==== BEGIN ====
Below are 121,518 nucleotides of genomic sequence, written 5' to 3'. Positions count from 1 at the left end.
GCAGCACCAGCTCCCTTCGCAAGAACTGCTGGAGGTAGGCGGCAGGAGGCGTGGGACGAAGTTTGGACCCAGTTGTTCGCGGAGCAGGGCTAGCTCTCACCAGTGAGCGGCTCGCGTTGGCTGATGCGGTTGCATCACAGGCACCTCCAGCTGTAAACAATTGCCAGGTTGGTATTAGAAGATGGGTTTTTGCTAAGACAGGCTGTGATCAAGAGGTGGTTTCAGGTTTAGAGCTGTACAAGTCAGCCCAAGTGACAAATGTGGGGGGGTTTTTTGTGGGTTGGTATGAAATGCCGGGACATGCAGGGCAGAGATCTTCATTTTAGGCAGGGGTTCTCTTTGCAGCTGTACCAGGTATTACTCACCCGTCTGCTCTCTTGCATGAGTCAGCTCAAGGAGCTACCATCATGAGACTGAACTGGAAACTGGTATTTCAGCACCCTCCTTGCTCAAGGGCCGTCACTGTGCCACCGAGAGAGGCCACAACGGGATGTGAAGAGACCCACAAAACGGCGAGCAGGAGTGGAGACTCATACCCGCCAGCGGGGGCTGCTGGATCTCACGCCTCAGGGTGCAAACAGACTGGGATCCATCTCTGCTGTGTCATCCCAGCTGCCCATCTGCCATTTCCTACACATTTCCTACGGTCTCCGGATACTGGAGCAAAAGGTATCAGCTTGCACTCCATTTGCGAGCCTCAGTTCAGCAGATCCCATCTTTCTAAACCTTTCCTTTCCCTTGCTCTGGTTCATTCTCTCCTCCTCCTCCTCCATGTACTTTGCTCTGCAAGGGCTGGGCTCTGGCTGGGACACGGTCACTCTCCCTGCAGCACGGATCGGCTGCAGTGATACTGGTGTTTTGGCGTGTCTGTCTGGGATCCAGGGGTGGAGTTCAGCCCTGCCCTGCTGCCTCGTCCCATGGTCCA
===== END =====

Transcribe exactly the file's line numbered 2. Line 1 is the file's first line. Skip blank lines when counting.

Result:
GCAGCACCAGCTCCCTTCGCAAGAACTGCTGGAGGTAGGCGGCAGGAGGCGTGGGACGAAGTTTGGACCCAGTTGTTCGCGGAGCAGGGCTAGCTCTCACCAGTGAGCGGCTCGCGTTGGCTGATGCGGTTGCATCACAGGCACCTCCAGCTGTAAACAATTGCCAGGTTGGTATTAGAAGATGGGTTTTTGCTAAGACAGGCTGTGATCAAGAGGTGGTTTCAGGTTTAGAGCTGTACAAGTCAGCCCAAGTGACAAATGTGGGGGGGTTTTTTGTGGGTTGGTATGAAATGCCGGGACATGCAGGGCAGAGATCTTCATTTTAGGCAGGGGTTCTCTTTGCAGCTGTACCAGGTATTACTCACCCGTCTGCTCTCTTGCATGAGTCAGCTCAAGGAGCTACCATCATGAGACTGAACTGGAAACTGGTATTTCAGCACCCTCCTTGCTCAAGGGCCGTCACTGTGCCACCGAGAGAGGCCACAACGGGATGTGAAGAGACCCACAAAACGGCGAGCAGGAGTGGAGACTCATACCCGCCAGCGGGGGCTGCTGGATCTCACGCCTCAGGGTGCAAACAGACTGGGATCCATCTCTGCTGTGTCATCCCAGCTGCCCATCTGCCATTTCCTACACATTTCCTACGGTCTCCGGATACTGGAGCAAAAGGTATCAGCTTGCACTCCATTTGCGAGCCTCAGTTCAGCAGATCCCATCTTTCTAAACCTTTCCTTTCCCTTGCTCTGGTTCATTCTCTCCTCCTCCTCCTCCATGTACTTTGCTCTGCAAGGGCTGGGCTCTGGCTGGGACACGGTCACTCTCCCTGCAGCACGGATCGGCTGCAGTGATACTGGTGTTTTGGCGTGTCTGTCTGGGATCCAGGGGTGGAGTTCAGCCCTGCCCTGCTGCCTCGTCCCATGGTCCA